Texture Evolution of Abnormal Grains with Post-Deposition Annealing Temperature in Nanocrystalline Cu Thin Films
- Texture Evolution of Abnormal Grains with Post-Deposition Annealing Temperature in Nanocrystalline Cu Thin Films
- Lee, Sung Bo; 김동익; Hong, Seong-Hyeon; Lee, Dong Nyung
- Issue Date
- Metallurgical and materials transactions. A, Physical metallurgy and materials science
- VOL 44A, NO 1, 152-162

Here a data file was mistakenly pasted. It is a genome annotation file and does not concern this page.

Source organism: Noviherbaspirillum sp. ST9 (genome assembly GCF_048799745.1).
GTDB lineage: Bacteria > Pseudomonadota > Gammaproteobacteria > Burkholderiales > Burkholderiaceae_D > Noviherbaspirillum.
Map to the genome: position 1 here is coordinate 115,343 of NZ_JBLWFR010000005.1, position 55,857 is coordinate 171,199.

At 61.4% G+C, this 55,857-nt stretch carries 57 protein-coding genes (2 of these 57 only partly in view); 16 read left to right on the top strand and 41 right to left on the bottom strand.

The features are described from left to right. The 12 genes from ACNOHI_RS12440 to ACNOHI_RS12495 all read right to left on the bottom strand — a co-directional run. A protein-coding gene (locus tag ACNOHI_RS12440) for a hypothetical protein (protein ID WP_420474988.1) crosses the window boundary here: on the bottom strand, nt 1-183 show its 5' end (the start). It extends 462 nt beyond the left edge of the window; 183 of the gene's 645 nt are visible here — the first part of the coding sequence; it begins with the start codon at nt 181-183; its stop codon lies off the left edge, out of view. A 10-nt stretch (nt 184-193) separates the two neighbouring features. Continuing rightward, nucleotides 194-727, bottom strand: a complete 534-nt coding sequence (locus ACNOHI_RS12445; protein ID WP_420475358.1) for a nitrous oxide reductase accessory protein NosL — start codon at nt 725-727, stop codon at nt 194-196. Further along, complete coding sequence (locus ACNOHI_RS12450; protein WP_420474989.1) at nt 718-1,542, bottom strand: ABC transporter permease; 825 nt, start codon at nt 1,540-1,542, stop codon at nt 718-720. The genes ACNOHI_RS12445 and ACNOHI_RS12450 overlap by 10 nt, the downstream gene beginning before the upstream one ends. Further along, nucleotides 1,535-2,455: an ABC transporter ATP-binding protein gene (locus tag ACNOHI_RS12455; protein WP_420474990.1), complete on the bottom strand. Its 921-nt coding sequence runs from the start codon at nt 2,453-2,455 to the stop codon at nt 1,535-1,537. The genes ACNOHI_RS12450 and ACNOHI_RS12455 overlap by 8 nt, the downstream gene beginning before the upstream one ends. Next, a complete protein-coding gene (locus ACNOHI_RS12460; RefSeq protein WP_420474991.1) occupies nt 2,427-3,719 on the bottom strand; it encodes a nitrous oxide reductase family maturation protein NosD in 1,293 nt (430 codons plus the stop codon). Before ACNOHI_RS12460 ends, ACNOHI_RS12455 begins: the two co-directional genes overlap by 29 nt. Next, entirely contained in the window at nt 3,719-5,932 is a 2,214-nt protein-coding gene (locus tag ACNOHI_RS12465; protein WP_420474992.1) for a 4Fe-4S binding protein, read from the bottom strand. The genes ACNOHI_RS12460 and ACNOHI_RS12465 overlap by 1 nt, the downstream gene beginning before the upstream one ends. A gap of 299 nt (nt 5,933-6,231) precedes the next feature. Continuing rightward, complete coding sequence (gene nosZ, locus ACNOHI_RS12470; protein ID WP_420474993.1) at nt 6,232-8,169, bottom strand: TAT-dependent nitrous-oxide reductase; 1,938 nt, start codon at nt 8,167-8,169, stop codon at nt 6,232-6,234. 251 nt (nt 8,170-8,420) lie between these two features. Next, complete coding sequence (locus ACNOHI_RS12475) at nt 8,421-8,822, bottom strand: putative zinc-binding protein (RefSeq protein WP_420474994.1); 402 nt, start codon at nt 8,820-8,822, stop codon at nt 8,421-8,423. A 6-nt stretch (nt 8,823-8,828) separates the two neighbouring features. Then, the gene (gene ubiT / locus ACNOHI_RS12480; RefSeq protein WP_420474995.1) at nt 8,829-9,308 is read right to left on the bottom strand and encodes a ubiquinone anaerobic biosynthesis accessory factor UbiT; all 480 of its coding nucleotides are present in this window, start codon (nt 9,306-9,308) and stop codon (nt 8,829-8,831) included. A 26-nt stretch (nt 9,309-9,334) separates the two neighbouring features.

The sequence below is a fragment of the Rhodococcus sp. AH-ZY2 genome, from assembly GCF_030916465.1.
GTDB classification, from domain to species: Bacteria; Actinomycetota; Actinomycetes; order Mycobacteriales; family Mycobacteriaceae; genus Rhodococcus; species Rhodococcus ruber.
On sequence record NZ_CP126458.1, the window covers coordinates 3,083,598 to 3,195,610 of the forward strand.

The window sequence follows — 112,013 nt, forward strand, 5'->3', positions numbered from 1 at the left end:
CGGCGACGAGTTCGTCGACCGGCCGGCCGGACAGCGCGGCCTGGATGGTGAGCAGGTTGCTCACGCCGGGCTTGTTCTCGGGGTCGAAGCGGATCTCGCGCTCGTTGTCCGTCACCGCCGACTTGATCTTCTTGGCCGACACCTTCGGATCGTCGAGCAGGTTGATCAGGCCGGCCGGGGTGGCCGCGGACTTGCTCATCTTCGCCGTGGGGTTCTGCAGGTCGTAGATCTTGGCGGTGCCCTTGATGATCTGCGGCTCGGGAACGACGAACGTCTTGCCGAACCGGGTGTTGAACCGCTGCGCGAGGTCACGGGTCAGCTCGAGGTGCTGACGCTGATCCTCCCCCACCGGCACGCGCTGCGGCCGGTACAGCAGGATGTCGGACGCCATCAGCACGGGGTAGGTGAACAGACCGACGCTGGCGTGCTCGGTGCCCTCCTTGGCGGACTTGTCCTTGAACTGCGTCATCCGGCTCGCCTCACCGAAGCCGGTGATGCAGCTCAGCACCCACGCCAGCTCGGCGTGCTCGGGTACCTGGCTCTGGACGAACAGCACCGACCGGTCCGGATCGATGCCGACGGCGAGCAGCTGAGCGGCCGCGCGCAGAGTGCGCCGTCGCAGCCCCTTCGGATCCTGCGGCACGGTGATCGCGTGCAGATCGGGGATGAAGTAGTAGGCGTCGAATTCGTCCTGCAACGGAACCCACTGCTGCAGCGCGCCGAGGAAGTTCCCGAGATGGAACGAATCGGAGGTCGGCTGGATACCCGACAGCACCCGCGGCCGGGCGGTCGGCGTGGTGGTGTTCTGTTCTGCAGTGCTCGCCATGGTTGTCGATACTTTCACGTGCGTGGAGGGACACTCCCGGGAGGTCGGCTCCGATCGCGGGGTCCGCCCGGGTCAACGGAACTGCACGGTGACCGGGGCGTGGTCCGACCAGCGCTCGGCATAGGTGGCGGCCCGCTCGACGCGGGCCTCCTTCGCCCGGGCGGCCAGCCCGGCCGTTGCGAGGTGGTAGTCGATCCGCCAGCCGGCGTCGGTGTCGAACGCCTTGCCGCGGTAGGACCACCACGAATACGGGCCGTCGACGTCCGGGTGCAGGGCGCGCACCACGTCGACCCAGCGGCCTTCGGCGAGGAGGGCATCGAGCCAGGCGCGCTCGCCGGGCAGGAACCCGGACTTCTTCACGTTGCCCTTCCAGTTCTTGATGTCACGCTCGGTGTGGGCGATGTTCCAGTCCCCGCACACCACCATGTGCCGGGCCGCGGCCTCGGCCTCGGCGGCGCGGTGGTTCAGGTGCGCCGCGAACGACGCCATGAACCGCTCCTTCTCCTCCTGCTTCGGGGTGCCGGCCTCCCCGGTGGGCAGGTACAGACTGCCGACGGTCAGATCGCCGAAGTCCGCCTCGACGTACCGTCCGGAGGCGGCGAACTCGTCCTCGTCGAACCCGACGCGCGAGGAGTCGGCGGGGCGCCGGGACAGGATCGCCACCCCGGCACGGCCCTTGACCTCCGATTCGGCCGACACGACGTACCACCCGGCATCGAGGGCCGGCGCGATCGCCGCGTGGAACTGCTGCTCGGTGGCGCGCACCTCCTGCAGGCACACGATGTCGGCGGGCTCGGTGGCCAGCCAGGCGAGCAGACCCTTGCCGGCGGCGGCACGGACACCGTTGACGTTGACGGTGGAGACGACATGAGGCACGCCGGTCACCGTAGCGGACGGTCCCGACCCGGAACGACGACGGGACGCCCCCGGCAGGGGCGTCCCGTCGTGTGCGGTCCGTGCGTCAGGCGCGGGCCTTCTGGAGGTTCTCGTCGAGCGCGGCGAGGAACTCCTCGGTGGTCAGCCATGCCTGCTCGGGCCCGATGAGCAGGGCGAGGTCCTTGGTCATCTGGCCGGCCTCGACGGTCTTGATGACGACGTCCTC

- We have examined the evolution of abnormal grain growth texture with increasing post-deposition annealing temperature in nanocrystalline Cu films (20 nm thick) deposited on an amorphous SiN x (20 nm)/Si substrate. Texture is analyzed by a TEM-based orientation and phase mapping technique based on precession electron diffraction. The as-deposited film, which has an initial grain size of ~12 nm in diameter, already shows a signature of abnormal grain growth, exhibiting a bimodal grain size distribution. Texture is analyzed by calculating area fractions of major components. The overall texture of the as-deposited film is identified to be 〈110〉, but 〈100〉 grains occupy the largest fraction in the abnormally grown grain areas, followed by 〈111〉 grains. After annealing at 398 K, 573 K, and 773 K (125 °C, 300 °C, and 500 °C), the overall texture turns to 〈112〉. After annealing at 398 K (125 °C), abnormally grown grains have a major 〈112〉 component. The situation is similar for the film annealed at 573 K (300 °C). After annealing at 773 K (500 °C), the abnormal grain growth texture evolved into major 〈111〉. The 〈100〉 component found in the abnormal grain growth texture for the as-deposited film is clearly explained by elastic strain energy minimization and the 〈111〉 component for the as-deposited film and the film annealed at 773 K (500 °C) is explained by surface energy minimization. The development of the 〈112〉 texture obtained after annealing at 398 K and 573 K (125 °C and 300 °C) is not explained by either elastic strain energy minimization or surface energy minimization. We suggest that it is clarified by assuming that the Cu film system is perfectly elastic–plastic, which is associated with the Taylor factors.
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